The Influence of A. Gentileschi’s Self-Portraits on Early Feminist History

Introduction

The emergence of feminism was accompanied or, as it is often said, provoked by certain trends in art. One of the most famous painters, who supporters of this movement refer to, is Artemisia Gentileschi. Her revolutionary works attract attention and inspire thousands of people. Along with that, Artemisia’s biography serves as an example of the embodiment of the feminine will, resistance and spirit. All these features we can clearly see in her self-portraits, which are widely recognized masterpieces that made an enormous impact on modern culture and encouraged women across the world to defend their innate rights.

In the article “The personal is the political: Artemisia Gentileschi’s revolutionary Self-Portrait as the Allegory of Painting” Conn (2015) gives the description of several facts from Artemisia’s biography considering the circumstances, in which she created her paintings, and the author highlights certain details, which make her works different from her male contemporaries’ lives at the same time frame. The social situation, which she found herself, dramatically influenced her art. The rape trial widely covered in various publications made Gentileschi famous. Though, she did not become a conformist. Instead of imaging her outer attributes, as others did, Artemisia tried to employ difficult literary devices like “the allegorical idea of personification” (Conn, 2015, p. 24). The unique technique she developed let her operate with real and concise, and misleading elements. Gentileschi was talented and brave enough to express herself creating complicated masterpieces disregarding public opinion.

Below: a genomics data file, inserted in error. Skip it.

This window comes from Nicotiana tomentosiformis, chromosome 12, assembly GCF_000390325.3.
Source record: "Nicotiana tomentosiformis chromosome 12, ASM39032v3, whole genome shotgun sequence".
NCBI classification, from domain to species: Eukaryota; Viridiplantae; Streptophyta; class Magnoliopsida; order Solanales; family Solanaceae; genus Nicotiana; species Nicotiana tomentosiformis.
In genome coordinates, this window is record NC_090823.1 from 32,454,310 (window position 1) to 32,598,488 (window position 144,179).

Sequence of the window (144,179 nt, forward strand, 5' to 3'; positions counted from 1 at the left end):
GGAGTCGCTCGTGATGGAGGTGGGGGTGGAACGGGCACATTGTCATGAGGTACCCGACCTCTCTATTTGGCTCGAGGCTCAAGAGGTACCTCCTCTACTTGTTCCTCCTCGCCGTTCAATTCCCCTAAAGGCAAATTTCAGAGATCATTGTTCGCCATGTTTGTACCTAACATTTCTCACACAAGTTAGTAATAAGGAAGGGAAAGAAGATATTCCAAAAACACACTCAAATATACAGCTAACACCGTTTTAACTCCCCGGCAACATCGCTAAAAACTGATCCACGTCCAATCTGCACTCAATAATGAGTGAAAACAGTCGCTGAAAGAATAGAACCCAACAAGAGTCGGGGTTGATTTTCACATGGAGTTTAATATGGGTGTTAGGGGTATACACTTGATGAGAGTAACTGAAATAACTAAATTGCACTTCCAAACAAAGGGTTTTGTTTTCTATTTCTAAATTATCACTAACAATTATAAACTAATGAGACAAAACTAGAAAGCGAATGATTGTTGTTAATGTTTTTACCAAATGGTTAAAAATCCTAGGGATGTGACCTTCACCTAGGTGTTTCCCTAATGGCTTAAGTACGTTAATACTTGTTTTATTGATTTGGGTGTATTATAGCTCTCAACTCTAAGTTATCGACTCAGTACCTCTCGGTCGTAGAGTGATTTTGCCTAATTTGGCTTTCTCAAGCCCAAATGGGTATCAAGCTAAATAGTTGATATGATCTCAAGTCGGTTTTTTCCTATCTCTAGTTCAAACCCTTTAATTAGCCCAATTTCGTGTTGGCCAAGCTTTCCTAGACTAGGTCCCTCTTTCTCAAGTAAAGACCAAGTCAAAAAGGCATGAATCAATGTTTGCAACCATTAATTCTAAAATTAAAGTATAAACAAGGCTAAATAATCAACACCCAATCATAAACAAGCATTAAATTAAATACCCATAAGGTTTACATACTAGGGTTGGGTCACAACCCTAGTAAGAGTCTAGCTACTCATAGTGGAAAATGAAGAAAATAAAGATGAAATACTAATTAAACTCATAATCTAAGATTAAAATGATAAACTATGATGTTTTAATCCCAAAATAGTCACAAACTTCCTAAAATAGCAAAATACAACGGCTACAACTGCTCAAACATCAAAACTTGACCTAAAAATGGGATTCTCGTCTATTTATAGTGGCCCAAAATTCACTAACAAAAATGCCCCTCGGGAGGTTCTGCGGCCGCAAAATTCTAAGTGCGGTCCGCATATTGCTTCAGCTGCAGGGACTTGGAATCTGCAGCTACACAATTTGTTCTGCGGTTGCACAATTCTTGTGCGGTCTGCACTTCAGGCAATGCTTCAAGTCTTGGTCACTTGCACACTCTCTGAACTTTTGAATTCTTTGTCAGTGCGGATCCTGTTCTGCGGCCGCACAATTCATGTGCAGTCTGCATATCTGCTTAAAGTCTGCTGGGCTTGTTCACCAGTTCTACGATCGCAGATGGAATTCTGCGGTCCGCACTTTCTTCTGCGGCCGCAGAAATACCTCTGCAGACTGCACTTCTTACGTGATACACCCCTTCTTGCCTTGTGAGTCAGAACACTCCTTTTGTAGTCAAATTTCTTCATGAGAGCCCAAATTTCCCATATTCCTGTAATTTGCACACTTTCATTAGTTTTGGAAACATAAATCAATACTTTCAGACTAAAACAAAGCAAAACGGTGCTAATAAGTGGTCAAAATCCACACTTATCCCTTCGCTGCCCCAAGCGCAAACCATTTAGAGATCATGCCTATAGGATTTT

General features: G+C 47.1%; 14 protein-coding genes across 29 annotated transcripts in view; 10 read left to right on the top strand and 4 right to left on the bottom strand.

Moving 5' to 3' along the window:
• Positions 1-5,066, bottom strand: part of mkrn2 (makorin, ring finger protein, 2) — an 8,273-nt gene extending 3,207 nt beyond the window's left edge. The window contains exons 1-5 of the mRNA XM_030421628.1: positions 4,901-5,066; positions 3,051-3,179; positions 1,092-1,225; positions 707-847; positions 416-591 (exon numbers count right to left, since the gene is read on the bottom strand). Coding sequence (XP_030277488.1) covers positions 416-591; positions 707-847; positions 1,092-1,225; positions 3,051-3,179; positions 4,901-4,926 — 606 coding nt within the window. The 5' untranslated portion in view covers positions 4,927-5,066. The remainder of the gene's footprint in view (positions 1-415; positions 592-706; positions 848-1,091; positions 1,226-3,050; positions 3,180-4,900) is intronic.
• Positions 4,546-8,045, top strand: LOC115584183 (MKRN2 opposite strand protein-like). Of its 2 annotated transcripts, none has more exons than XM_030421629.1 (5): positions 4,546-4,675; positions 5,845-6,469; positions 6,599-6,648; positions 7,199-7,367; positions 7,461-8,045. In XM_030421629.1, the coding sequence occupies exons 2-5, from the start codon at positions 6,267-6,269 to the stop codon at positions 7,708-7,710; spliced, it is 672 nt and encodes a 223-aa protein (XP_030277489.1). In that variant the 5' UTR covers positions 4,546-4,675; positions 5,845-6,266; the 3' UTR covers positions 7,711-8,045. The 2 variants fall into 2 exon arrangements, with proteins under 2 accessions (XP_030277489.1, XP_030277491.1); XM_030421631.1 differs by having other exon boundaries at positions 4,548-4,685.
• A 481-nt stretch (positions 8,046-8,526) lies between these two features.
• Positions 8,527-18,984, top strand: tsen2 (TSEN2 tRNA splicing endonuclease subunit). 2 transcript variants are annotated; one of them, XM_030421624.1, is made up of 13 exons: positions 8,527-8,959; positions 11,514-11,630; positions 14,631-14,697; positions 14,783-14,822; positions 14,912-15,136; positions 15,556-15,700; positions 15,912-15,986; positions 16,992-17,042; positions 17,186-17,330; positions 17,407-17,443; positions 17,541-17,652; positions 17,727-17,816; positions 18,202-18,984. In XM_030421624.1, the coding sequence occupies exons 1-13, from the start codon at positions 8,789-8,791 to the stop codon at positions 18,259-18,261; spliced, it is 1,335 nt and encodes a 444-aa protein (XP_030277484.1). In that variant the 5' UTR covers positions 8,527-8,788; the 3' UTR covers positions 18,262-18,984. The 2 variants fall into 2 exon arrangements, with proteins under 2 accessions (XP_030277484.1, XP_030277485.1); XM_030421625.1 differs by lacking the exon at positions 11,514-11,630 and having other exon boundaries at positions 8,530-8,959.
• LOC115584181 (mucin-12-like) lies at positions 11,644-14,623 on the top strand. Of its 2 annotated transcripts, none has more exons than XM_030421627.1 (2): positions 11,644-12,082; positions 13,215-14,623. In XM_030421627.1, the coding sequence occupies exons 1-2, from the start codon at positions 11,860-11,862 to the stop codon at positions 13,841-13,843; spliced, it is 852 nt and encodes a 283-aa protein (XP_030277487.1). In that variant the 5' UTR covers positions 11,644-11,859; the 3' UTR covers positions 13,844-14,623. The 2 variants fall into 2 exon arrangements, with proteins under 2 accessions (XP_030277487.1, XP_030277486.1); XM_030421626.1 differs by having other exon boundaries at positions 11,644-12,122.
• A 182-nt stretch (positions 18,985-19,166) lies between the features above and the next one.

Also, the author analyzes Artemisia’s work Self-Portrait as the Allegory of Painting. This painting presents the artist at work. Her attention is totally focused on the scene invisible for observers. Hence, she is not aware of their presence. A number of small, though important, details, which are not seen by a wide audience, demonstrate Gentileschi’s professionalism.

This article reveals discussions among critics and admirers of Artemisia’s paintings as well. While some people doubted her artist’s skills, others perceived her as a genius. However, the author concludes that her revolutionary approaches changed traditional views and inspired followers to develop a new trend in art.

The article “Artemisia Gentileschi, 1593–1653” by Buckley describes the life and works of the famous Italian Baroque artist, Artemisia Gentileschi. Women rarely became professional painters who could make a living from creating pieces of art. However, she obtained great recognition due to her priceless contribution to the world’s art. Artemisia was inspired by Caravaggio’s achievements and her works set the bar much higher. She was subjected to various hideous and painful moments. Though eventually, the artist got the opportunity to focus on the career protected from the horrible past by her husband and the House of Medici.

Artemisia traveled across Italy demonstrating her works, which were greatly appreciated by different members of the high court along with a variety of scientists and writers. She is perceived as a female pioneer who went through a lot of obstacles proving that women deserve to get more value and importance. For sure, the quotes and the piece of art that appeared in the article clearly show the high level of professionalism of Artemisia Gentileschi, the woman who established the growing “feminist movement” (Buckley, 2013, p. 833).

Painting Lucretia: Fear and desire a feminist discourse on representations by Artemisia Gentileschi and Tintoretto” by Endres presents the profound discourse on the “feminist theory” (Enders, 2013, p. 4) and its connection with Artemisia Gentileschi’s art. The discussion focuses on the representation of Lucretia, “the iconic and controversial cultural heroine” (p. 1). Lucretia is a woman whose beauty was highly praised and who committed suicide to save her dignity and punish her offender. The main idea of this myth is the heroism, strength and independence of female nature, which overcome the miserable fate.